The Goodfield fire that claimed the lives of three young children and two adults was intentionally set, and a juvenile suspect is being questioned, according to an April 18 press release from Woodford County Coroner Tim Ruestman.
“After an investigation by the Woodford County Sheriff’s Office, Woodford County Coroner, Eureka Goodfield Fire Department, Illinois State Police and The Office of the Fire Marshall and Woodford County States Attorney it is believed that the fire was intentionally started,” Ruestman said. “The manner of the five deaths will be ruled as homicide.”
At 11:19 p.m. on April 6, Eureka-Goodfield Fire District responders were summoned to a raging mobile home fire at 14 Cypress Court in Goodfield. Neighbors later described the blaze as “explosive” and a photo taken moments after fire broke out show the mobile home’s midsection consumed by fire.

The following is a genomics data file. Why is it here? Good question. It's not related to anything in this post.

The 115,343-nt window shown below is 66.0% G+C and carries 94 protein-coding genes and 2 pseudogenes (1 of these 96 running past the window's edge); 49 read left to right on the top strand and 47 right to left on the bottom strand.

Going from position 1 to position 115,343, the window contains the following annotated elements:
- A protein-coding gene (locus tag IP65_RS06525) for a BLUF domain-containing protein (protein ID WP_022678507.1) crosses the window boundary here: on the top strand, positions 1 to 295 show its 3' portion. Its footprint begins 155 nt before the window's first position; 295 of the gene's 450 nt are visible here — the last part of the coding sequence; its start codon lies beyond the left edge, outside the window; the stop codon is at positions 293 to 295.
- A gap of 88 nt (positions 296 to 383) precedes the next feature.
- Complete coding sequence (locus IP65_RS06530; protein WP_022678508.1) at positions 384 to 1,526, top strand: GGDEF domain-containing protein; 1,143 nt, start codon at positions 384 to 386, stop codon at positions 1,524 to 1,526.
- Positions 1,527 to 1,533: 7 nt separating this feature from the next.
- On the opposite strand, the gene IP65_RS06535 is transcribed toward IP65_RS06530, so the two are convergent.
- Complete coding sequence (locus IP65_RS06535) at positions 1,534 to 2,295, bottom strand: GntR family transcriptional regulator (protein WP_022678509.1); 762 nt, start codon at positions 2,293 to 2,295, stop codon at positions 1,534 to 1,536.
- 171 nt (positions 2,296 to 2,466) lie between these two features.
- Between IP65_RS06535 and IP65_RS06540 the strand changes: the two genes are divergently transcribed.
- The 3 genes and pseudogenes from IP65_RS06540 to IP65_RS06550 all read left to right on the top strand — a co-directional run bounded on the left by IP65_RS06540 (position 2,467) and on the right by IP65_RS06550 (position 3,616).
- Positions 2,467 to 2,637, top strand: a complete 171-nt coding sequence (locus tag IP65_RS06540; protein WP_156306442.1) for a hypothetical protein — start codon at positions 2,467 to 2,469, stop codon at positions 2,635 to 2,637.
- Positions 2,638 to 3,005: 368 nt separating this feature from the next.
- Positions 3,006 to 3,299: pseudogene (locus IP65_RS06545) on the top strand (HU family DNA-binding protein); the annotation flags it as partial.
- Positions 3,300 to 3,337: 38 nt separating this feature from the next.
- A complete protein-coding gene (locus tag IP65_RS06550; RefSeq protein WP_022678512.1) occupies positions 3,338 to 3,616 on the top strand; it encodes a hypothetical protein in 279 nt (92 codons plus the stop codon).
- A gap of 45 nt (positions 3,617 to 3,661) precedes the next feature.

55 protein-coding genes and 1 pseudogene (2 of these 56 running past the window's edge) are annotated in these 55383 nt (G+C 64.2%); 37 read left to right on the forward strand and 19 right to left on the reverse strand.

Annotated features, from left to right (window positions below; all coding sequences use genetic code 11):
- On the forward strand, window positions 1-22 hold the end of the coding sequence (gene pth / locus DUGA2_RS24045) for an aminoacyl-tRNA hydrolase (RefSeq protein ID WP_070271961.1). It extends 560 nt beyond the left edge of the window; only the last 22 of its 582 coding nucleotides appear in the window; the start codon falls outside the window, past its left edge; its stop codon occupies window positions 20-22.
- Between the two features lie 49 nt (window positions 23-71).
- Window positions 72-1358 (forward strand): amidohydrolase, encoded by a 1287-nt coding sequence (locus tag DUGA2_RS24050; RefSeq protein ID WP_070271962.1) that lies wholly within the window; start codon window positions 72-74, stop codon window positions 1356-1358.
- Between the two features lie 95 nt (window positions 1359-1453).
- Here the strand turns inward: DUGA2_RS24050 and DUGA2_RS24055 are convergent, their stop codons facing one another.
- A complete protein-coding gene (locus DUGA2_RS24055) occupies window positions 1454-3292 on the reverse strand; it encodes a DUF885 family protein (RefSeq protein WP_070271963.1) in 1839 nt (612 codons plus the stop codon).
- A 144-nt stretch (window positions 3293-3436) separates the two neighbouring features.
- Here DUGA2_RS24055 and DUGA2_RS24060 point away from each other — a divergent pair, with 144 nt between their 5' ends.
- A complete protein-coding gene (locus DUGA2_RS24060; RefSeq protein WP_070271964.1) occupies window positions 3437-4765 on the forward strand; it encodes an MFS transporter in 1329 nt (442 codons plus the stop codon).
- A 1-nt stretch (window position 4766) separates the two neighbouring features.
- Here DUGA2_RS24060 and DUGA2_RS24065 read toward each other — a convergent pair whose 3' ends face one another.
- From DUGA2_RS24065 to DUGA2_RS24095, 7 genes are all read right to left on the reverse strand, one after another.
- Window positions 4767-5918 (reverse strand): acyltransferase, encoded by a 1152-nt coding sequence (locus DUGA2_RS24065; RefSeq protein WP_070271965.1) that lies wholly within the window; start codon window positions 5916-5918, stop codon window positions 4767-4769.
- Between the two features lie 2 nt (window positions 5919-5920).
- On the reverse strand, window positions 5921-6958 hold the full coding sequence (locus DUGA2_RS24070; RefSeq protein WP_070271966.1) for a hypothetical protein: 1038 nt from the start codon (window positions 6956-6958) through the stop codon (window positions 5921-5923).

Katrina Alwood, 27, escaped the fire. Her grandmother, Kathryn Murray, 69, fiancée, Jason Wall, 34, son, Daemeon Wall, 2, daughter, Ariel Wall 1, and niece, Rose Alwood, 2, died. Ruestman ruled the cause of their deaths was carbon monoxide poisoning.
Alwood was transported with her son, Kyle, 9, to OSF St. Francis Medical Center in Peoria, where they were treated and released.
Woodford County State’s Attorney Greg Minger is assembling forensic evidence that he said will likely lead to charges against the juvenile in about two weeks. That evidence includes the manner in which the fire was ignited; whether by use of propellants or other means.
“We’re making a charging decision. There is only one suspect,” Minger said. “As long as forensics back up what we believe, there will be a charge.”
The age and gender of the suspect will be released when charges are filed. The juvenile currently is not in police custody.
According to the Woodford County Sheriff’s Department, the county’s juvenile detainees are typically held at the McLean County Juvenile Detention Center in Normal.
Services for the victims were held April 17 at the Goodfield Apostolic Christian Church Fellowship Hall, where clergy and relatives spoke before a table lined with photos of the victims. Beside it hung the U.S. Army class A uniform jacket of Jason Wall, who served in Korea, Iraq and Afghanistan.